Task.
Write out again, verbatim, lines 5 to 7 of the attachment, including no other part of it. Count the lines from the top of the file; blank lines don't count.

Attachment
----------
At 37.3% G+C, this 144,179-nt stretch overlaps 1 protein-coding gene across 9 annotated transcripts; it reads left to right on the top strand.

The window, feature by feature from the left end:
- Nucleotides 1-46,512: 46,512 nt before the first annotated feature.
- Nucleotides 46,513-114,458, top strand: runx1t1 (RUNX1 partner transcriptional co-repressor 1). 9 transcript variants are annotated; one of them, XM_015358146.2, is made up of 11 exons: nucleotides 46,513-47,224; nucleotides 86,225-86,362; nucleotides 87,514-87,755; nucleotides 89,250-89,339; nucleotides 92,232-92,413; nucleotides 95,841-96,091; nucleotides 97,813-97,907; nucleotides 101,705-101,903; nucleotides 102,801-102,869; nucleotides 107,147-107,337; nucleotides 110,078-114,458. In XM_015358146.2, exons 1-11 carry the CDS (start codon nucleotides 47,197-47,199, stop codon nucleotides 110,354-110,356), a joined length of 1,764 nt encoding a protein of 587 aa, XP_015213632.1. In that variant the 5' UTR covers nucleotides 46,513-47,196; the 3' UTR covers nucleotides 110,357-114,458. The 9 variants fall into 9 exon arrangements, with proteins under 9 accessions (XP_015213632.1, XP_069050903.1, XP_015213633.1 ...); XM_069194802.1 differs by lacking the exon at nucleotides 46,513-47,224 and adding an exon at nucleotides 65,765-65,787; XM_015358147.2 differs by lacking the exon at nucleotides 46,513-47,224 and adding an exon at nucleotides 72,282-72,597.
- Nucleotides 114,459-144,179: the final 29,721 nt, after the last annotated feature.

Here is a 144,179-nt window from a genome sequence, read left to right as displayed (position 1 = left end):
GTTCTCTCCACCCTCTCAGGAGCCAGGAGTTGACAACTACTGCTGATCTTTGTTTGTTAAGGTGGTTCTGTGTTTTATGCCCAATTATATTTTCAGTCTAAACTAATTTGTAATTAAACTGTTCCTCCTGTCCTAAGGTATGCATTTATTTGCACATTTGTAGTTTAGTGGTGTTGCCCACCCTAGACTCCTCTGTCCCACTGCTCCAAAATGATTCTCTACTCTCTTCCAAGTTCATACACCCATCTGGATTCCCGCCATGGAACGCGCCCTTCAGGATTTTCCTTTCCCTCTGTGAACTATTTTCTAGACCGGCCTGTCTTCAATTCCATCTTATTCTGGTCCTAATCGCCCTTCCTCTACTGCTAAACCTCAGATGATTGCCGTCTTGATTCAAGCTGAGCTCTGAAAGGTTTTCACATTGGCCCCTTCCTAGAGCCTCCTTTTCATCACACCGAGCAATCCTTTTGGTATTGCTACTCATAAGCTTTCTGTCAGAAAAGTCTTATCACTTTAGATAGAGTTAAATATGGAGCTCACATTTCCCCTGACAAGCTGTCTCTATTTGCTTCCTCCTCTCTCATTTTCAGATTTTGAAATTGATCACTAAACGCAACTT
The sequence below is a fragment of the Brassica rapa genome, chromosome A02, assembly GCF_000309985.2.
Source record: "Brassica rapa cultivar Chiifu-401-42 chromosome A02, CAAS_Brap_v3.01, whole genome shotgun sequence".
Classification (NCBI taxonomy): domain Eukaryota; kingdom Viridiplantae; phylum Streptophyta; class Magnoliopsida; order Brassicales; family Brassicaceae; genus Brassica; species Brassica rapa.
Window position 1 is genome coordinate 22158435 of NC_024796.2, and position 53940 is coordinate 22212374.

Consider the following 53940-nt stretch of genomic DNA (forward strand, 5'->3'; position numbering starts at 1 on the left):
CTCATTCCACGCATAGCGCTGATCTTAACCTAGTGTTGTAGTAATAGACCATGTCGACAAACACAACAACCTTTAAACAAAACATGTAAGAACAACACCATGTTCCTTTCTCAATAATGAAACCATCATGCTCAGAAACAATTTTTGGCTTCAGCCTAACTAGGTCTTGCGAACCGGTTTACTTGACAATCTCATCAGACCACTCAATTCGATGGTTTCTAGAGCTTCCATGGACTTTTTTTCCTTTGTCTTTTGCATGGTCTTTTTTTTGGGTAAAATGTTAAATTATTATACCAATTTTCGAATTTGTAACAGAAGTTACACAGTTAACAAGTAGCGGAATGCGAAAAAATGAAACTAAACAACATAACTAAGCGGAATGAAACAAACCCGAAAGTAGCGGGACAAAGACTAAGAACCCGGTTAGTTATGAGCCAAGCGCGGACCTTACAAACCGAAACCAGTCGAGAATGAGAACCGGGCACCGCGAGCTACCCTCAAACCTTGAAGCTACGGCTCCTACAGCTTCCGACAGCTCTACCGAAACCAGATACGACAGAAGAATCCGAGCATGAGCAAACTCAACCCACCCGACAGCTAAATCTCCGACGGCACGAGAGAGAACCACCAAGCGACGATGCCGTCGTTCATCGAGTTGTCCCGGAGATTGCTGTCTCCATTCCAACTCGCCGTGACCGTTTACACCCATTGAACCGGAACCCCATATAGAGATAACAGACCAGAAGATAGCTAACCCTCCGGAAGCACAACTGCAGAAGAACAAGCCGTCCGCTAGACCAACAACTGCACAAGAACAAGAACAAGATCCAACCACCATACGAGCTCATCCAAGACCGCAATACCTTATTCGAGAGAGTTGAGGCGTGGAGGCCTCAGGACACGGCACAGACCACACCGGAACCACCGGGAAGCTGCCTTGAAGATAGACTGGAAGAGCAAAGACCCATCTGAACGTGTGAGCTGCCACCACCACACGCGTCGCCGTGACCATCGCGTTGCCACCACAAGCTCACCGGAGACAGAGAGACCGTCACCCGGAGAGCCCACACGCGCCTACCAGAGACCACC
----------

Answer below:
- Nucleotides 114,459-144,179: the final 29,721 nt, after the last annotated feature.

Here is a 144,179-nt window from a genome sequence, read left to right as displayed (position 1 = left end):
GTTCTCTCCACCCTCTCAGGAGCCAGGAGTTGACAACTACTGCTGATCTTTGTTTGTTAAGGTGGTTCTGTGTTTTATGCCCAATTATATTTTCAGTCTAAACTAATTTGTAATTAAACTGTTCCTCCTGTCCTAAGGTATGCATTTATTTGCACATTTGTAGTTTAGTGGTGTTGCCCACCCTAGACTCCTCTGTCCCACTGCTCCAAAATGATTCTCTACTCTCTTCCAAGTTCATACACCCATCTGGATTCCCGCCATGGAACGCGCCCTTCAGGATTTTCCTTTCCCTCTGTGAACTATTTTCTAGACCGGCCTGTCTTCAATTCCATCTTATTCTGGTCCTAATCGCCCTTCCTCTACTGCTAAACCTCAGATGATTGCCGTCTTGATTCAAGCTGAGCTCTGAAAGGTTTTCACATTGGCCCCTTCCTAGAGCCTCCTTTTCATCACACCGAGCAATCCTTTTGGTATTGCTACTCATAAGCTTTCTGTCAGAAAAGTCTTATCACTTTAGATAGAGTTAAATATGGAGCTCACATTTCCCCTGACAAGCTGTCTCTATTTGCTTCCTCCTCTCTCATTTTCAGATTTTGAAATTGATCACTAAACGCAACTT